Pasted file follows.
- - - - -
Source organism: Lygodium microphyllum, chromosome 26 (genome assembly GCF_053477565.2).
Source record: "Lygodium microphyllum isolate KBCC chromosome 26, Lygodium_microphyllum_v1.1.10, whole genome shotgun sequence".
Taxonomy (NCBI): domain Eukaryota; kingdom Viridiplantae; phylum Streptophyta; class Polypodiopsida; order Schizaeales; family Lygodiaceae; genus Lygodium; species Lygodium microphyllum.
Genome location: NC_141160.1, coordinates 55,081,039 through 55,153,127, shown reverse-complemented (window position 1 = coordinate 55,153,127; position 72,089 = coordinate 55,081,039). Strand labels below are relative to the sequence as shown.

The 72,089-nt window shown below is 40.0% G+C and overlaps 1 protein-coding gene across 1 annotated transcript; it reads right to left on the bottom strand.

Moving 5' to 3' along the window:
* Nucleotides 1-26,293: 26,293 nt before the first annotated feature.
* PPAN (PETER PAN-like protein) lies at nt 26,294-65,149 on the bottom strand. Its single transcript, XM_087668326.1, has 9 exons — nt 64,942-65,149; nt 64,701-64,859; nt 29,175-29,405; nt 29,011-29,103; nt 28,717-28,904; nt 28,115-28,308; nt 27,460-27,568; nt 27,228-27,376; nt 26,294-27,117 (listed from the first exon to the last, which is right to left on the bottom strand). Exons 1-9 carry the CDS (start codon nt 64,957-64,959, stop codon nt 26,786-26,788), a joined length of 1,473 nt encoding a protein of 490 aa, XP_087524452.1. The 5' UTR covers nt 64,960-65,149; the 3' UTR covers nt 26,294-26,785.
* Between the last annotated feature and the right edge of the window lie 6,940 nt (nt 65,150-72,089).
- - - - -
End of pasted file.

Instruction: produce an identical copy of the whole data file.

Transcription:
Source organism: Lygodium microphyllum, chromosome 26 (genome assembly GCF_053477565.2).
Source record: "Lygodium microphyllum isolate KBCC chromosome 26, Lygodium_microphyllum_v1.1.10, whole genome shotgun sequence".
Taxonomy (NCBI): domain Eukaryota; kingdom Viridiplantae; phylum Streptophyta; class Polypodiopsida; order Schizaeales; family Lygodiaceae; genus Lygodium; species Lygodium microphyllum.
Genome location: NC_141160.1, coordinates 55,081,039 through 55,153,127, shown reverse-complemented (window position 1 = coordinate 55,153,127; position 72,089 = coordinate 55,081,039). Strand labels below are relative to the sequence as shown.

The 72,089-nt window shown below is 40.0% G+C and overlaps 1 protein-coding gene across 1 annotated transcript; it reads right to left on the bottom strand.

Moving 5' to 3' along the window:
* Nucleotides 1-26,293: 26,293 nt before the first annotated feature.
* PPAN (PETER PAN-like protein) lies at nt 26,294-65,149 on the bottom strand. Its single transcript, XM_087668326.1, has 9 exons — nt 64,942-65,149; nt 64,701-64,859; nt 29,175-29,405; nt 29,011-29,103; nt 28,717-28,904; nt 28,115-28,308; nt 27,460-27,568; nt 27,228-27,376; nt 26,294-27,117 (listed from the first exon to the last, which is right to left on the bottom strand). Exons 1-9 carry the CDS (start codon nt 64,957-64,959, stop codon nt 26,786-26,788), a joined length of 1,473 nt encoding a protein of 490 aa, XP_087524452.1. The 5' UTR covers nt 64,960-65,149; the 3' UTR covers nt 26,294-26,785.
* Between the last annotated feature and the right edge of the window lie 6,940 nt (nt 65,150-72,089).